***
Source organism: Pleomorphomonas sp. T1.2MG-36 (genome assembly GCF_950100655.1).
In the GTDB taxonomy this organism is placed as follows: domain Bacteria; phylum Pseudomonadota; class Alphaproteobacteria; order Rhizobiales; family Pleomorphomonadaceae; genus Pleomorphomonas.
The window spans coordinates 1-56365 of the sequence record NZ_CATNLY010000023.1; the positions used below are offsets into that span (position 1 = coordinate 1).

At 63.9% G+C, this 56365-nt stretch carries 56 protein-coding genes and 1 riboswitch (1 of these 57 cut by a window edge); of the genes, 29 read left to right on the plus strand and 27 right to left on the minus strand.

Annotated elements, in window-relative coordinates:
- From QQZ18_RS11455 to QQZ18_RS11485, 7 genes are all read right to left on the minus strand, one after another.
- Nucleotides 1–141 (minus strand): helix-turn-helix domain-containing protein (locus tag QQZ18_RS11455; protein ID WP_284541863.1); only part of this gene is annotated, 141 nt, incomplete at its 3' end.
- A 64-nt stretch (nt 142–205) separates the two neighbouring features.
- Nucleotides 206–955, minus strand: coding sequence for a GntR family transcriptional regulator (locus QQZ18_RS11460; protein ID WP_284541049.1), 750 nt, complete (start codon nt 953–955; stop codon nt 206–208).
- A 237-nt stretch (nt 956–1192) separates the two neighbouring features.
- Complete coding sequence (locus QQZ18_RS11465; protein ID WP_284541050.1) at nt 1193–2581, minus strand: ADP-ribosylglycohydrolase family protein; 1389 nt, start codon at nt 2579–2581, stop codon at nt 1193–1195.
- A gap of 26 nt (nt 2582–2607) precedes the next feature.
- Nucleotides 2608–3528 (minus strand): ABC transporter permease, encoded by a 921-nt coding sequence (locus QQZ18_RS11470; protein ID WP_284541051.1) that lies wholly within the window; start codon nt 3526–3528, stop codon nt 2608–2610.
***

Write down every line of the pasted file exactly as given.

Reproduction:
Source organism: Pleomorphomonas sp. T1.2MG-36 (genome assembly GCF_950100655.1).
In the GTDB taxonomy this organism is placed as follows: domain Bacteria; phylum Pseudomonadota; class Alphaproteobacteria; order Rhizobiales; family Pleomorphomonadaceae; genus Pleomorphomonas.
The window spans coordinates 1-56365 of the sequence record NZ_CATNLY010000023.1; the positions used below are offsets into that span (position 1 = coordinate 1).

At 63.9% G+C, this 56365-nt stretch carries 56 protein-coding genes and 1 riboswitch (1 of these 57 cut by a window edge); of the genes, 29 read left to right on the plus strand and 27 right to left on the minus strand.

Annotated elements, in window-relative coordinates:
- From QQZ18_RS11455 to QQZ18_RS11485, 7 genes are all read right to left on the minus strand, one after another.
- Nucleotides 1–141 (minus strand): helix-turn-helix domain-containing protein (locus tag QQZ18_RS11455; protein ID WP_284541863.1); only part of this gene is annotated, 141 nt, incomplete at its 3' end.
- A 64-nt stretch (nt 142–205) separates the two neighbouring features.
- Nucleotides 206–955, minus strand: coding sequence for a GntR family transcriptional regulator (locus QQZ18_RS11460; protein ID WP_284541049.1), 750 nt, complete (start codon nt 953–955; stop codon nt 206–208).
- A 237-nt stretch (nt 956–1192) separates the two neighbouring features.
- Complete coding sequence (locus QQZ18_RS11465; protein ID WP_284541050.1) at nt 1193–2581, minus strand: ADP-ribosylglycohydrolase family protein; 1389 nt, start codon at nt 2579–2581, stop codon at nt 1193–1195.
- A gap of 26 nt (nt 2582–2607) precedes the next feature.
- Nucleotides 2608–3528 (minus strand): ABC transporter permease, encoded by a 921-nt coding sequence (locus QQZ18_RS11470; protein ID WP_284541051.1) that lies wholly within the window; start codon nt 3526–3528, stop codon nt 2608–2610.